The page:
XCache is one of several opcode caching extensions for PHP. Essentially, when the first request for a script is made, the script is parsed and compiled as usual. However, XCache stores the compiled code so subsequent requests can skip the parsing and compilation steps and go directly to executing the code. This significantly increases the speed of execution by eliminating one of the costliest parts of the process (except perhaps database connections). In addition, XCache also includes the ability to cache variables and objects, so commonly repeated and expensive variable generation–such as the cryptographic hashes I use for salting cookie hashes or database look-ups for common elements like the Premium subscription levels–can be stored in the cache rather rebuilt on each request.
I was first introduced to XCache by the XCache for WordPress plugin, which was probably mentioned in one of the development feeds built into the WordPress dashboard. I’ve been running this combination here on the blog for a little while with moderate success; I’m still trying to find a good balance of configuration settings to get the best results, but I’ve been happy with the results so far. Without putting much thought into it, I went ahead and installed XCache on the GPF server, hoping that it would help even if I never got a chance to optimize it. Fortunately, it has helped, and now that I’ve optimized the settings it’s exceeded most of my expectations. I’m not sure if there’s something about my code that caches better than WordPress, but GPF has done much better with XCache than the blog has.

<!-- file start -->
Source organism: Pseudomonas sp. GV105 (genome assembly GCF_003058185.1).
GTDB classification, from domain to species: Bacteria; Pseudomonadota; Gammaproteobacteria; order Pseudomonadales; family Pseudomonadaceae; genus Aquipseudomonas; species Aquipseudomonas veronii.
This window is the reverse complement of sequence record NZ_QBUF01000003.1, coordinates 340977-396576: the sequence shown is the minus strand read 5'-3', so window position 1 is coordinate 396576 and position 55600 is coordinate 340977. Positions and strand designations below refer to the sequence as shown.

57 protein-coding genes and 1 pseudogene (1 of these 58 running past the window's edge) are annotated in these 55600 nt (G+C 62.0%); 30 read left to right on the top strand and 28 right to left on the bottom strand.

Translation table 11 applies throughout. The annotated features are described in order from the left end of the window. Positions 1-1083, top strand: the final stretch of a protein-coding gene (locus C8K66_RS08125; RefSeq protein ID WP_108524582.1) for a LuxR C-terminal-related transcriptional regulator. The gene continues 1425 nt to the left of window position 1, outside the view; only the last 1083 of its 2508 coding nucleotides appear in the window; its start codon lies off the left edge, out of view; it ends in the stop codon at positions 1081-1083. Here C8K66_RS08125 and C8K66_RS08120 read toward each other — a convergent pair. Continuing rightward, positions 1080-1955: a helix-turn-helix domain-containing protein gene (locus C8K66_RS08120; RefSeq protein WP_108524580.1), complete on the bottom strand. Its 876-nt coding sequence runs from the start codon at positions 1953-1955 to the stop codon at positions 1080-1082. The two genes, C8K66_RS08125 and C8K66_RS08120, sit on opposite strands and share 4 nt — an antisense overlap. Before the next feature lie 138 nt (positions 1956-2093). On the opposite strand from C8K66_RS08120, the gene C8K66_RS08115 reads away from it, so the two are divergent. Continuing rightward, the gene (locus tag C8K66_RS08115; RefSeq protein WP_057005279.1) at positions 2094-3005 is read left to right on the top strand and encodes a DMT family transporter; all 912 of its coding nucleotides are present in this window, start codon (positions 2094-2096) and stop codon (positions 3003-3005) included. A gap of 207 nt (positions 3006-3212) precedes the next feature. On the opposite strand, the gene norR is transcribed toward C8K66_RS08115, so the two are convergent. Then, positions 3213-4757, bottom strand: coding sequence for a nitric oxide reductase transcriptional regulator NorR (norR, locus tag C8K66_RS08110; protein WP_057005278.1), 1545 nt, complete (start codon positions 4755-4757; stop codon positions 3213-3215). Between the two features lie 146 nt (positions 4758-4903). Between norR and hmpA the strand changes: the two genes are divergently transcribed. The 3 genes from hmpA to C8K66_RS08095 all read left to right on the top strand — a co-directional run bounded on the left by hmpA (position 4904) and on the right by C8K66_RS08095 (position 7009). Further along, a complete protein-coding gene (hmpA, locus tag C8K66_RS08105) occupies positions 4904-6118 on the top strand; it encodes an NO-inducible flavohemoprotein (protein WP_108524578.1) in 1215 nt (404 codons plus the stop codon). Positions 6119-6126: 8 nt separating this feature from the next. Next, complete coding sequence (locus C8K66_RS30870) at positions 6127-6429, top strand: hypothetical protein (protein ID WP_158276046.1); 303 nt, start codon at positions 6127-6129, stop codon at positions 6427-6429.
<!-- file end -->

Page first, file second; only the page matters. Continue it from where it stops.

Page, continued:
Admittedly, I haven’t compared it to any other opcode cachers, nor have I benchmarked it against any of the competition. That said, however, I heartily recommend it to anybody running PHP applications. To get the greatest benefit, you may need to modify some code (or install a plugin if you’re using a prepackaged application) to take advantage of the variable/object caching. But even without modification the opcode caching alone makes for a vast improvement.